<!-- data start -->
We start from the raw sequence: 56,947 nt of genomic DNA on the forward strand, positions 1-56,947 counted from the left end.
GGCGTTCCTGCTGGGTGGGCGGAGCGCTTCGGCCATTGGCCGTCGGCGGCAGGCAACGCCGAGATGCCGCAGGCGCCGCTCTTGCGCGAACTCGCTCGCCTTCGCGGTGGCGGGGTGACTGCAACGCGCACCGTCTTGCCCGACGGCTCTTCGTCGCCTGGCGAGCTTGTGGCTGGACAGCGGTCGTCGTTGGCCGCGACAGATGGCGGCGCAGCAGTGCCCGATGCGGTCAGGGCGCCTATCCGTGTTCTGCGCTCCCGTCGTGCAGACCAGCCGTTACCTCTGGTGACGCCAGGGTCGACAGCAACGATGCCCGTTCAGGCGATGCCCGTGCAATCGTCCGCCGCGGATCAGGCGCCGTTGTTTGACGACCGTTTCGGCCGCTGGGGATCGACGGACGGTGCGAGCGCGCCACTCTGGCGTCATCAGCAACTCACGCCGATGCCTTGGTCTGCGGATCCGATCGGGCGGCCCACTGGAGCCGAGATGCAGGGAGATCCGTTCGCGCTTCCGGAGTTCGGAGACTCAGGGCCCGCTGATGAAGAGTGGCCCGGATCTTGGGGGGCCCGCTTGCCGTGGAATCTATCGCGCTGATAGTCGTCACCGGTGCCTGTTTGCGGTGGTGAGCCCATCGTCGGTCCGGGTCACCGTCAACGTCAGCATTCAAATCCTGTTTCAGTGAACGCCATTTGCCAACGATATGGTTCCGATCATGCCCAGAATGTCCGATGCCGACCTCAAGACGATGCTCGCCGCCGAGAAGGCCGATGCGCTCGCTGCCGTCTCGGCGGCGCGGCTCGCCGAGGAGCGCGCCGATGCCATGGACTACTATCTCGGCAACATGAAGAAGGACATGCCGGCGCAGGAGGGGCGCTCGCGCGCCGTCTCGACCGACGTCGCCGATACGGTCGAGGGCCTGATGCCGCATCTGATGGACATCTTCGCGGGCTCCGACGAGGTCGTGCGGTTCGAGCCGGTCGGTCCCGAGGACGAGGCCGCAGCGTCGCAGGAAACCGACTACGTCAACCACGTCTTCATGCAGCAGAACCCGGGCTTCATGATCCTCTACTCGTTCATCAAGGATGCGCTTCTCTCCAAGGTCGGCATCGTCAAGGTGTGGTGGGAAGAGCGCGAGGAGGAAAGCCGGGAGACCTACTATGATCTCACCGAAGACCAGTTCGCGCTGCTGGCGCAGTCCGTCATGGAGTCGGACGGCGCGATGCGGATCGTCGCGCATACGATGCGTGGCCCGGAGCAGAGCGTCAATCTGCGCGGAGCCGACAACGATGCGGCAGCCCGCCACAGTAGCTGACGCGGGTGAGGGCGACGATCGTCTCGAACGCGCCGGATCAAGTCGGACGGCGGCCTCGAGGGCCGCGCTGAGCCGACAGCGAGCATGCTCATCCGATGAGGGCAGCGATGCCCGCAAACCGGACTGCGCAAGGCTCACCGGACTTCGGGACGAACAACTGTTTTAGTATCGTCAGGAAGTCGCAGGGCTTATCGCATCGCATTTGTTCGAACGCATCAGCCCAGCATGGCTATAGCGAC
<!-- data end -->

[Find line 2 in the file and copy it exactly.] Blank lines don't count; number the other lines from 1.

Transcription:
GGCGTTCCTGCTGGGTGGGCGGAGCGCTTCGGCCATTGGCCGTCGGCGGCAGGCAACGCCGAGATGCCGCAGGCGCCGCTCTTGCGCGAACTCGCTCGCCTTCGCGGTGGCGGGGTGACTGCAACGCGCACCGTCTTGCCCGACGGCTCTTCGTCGCCTGGCGAGCTTGTGGCTGGACAGCGGTCGTCGTTGGCCGCGACAGATGGCGGCGCAGCAGTGCCCGATGCGGTCAGGGCGCCTATCCGTGTTCTGCGCTCCCGTCGTGCAGACCAGCCGTTACCTCTGGTGACGCCAGGGTCGACAGCAACGATGCCCGTTCAGGCGATGCCCGTGCAATCGTCCGCCGCGGATCAGGCGCCGTTGTTTGACGACCGTTTCGGCCGCTGGGGATCGACGGACGGTGCGAGCGCGCCACTCTGGCGTCATCAGCAACTCACGCCGATGCCTTGGTCTGCGGATCCGATCGGGCGGCCCACTGGAGCCGAGATGCAGGGAGATCCGTTCGCGCTTCCGGAGTTCGGAGACTCAGGGCCCGCTGATGAAGAGTGGCCCGGATCTTGGGGGGCCCGCTTGCCGTGGAATCTATCGCGCTGATAGTCGTCACCGGTGCCTGTTTGCGGTGGTGAGCCCATCGTCGGTCCGGGTCACCGTCAACGTCAGCATTCAAATCCTGTTTCAGTGAACGCCATTTGCCAACGATATGGTTCCGATCATGCCCAGAATGTCCGATGCCGACCTCAAGACGATGCTCGCCGCCGAGAAGGCCGATGCGCTCGCTGCCGTCTCGGCGGCGCGGCTCGCCGAGGAGCGCGCCGATGCCATGGACTACTATCTCGGCAACATGAAGAAGGACATGCCGGCGCAGGAGGGGCGCTCGCGCGCCGTCTCGACCGACGTCGCCGATACGGTCGAGGGCCTGATGCCGCATCTGATGGACATCTTCGCGGGCTCCGACGAGGTCGTGCGGTTCGAGCCGGTCGGTCCCGAGGACGAGGCCGCAGCGTCGCAGGAAACCGACTACGTCAACCACGTCTTCATGCAGCAGAACCCGGGCTTCATGATCCTCTACTCGTTCATCAAGGATGCGCTTCTCTCCAAGGTCGGCATCGTCAAGGTGTGGTGGGAAGAGCGCGAGGAGGAAAGCCGGGAGACCTACTATGATCTCACCGAAGACCAGTTCGCGCTGCTGGCGCAGTCCGTCATGGAGTCGGACGGCGCGATGCGGATCGTCGCGCATACGATGCGTGGCCCGGAGCAGAGCGTCAATCTGCGCGGAGCCGACAACGATGCGGCAGCCCGCCACAGTAGCTGACGCGGGTGAGGGCGACGATCGTCTCGAACGCGCCGGATCAAGTCGGACGGCGGCCTCGAGGGCCGCGCTGAGCCGACAGCGAGCATGCTCATCCGATGAGGGCAGCGATGCCCGCAAACCGGACTGCGCAAGGCTCACCGGACTTCGGGACGAACAACTGTTTTAGTATCGTCAGGAAGTCGCAGGGCTTATCGCATCGCATTTGTTCGAACGCATCAGCCCAGCATGGCTATAGCGAC